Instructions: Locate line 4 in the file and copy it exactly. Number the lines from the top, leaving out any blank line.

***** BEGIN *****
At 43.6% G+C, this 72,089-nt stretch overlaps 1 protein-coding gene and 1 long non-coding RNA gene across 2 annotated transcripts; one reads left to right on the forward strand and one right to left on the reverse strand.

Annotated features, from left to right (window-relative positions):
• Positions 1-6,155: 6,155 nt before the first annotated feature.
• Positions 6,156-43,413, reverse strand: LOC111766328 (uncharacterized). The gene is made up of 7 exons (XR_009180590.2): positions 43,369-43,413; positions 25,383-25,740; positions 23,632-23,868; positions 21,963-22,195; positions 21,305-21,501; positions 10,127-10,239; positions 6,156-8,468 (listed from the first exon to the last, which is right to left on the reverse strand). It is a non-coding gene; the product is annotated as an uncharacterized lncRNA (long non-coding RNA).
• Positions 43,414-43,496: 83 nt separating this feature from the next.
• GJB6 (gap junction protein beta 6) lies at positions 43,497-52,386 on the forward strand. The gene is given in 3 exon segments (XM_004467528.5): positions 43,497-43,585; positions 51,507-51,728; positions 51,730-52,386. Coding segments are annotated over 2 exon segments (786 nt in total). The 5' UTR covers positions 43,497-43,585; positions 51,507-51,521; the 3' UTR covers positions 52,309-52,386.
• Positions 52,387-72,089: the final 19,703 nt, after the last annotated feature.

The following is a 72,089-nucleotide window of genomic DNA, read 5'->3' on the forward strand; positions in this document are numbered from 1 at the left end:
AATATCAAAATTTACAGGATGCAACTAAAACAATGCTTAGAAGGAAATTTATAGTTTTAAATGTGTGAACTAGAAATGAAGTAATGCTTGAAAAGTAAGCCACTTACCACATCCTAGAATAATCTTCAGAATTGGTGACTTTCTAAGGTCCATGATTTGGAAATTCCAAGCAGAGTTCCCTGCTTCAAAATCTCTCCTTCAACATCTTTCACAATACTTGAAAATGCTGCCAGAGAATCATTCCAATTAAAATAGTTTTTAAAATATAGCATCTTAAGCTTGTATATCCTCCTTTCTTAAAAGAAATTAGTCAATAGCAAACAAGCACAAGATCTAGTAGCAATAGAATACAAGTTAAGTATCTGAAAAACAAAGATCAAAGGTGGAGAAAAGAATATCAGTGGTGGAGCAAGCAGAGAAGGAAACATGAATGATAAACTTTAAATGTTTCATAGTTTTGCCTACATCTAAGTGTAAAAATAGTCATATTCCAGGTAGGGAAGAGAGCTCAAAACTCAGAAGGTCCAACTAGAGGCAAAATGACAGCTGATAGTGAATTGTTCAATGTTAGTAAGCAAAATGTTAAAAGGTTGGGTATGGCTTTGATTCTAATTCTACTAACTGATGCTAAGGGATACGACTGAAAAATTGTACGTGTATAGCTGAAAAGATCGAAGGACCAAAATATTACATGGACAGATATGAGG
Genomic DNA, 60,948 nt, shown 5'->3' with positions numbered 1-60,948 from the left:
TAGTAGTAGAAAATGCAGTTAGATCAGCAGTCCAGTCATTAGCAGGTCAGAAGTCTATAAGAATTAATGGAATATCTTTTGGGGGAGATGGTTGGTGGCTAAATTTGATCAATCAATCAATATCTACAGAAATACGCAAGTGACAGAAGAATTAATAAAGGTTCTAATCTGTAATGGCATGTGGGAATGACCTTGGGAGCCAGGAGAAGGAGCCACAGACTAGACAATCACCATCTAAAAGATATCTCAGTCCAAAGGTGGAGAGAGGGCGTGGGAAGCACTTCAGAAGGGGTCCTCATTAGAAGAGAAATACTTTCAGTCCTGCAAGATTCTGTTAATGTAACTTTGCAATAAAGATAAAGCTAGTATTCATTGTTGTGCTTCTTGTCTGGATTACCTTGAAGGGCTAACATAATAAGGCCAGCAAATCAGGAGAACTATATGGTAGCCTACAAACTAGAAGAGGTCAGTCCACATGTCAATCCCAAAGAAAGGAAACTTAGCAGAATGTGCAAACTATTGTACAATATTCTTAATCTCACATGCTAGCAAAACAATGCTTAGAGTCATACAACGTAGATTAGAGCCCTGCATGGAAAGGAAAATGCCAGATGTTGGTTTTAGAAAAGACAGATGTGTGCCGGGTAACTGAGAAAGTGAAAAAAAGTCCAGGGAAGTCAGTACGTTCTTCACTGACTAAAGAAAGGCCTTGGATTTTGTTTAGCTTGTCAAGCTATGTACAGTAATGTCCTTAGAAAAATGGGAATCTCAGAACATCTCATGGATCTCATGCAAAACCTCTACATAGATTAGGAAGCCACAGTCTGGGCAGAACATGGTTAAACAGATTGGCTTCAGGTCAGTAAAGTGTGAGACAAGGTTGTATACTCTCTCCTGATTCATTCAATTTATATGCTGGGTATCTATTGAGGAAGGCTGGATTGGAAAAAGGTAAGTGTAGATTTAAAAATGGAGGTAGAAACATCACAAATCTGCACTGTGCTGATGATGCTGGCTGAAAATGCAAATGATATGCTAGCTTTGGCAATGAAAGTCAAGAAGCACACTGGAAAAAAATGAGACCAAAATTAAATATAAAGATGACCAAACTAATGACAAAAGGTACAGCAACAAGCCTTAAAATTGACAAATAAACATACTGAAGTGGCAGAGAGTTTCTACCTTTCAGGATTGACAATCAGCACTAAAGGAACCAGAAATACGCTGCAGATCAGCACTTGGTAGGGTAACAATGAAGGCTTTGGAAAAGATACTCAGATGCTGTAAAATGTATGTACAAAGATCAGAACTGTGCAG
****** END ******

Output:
• Positions 6,156-43,413, reverse strand: LOC111766328 (uncharacterized). The gene is made up of 7 exons (XR_009180590.2): positions 43,369-43,413; positions 25,383-25,740; positions 23,632-23,868; positions 21,963-22,195; positions 21,305-21,501; positions 10,127-10,239; positions 6,156-8,468 (listed from the first exon to the last, which is right to left on the reverse strand). It is a non-coding gene; the product is annotated as an uncharacterized lncRNA (long non-coding RNA).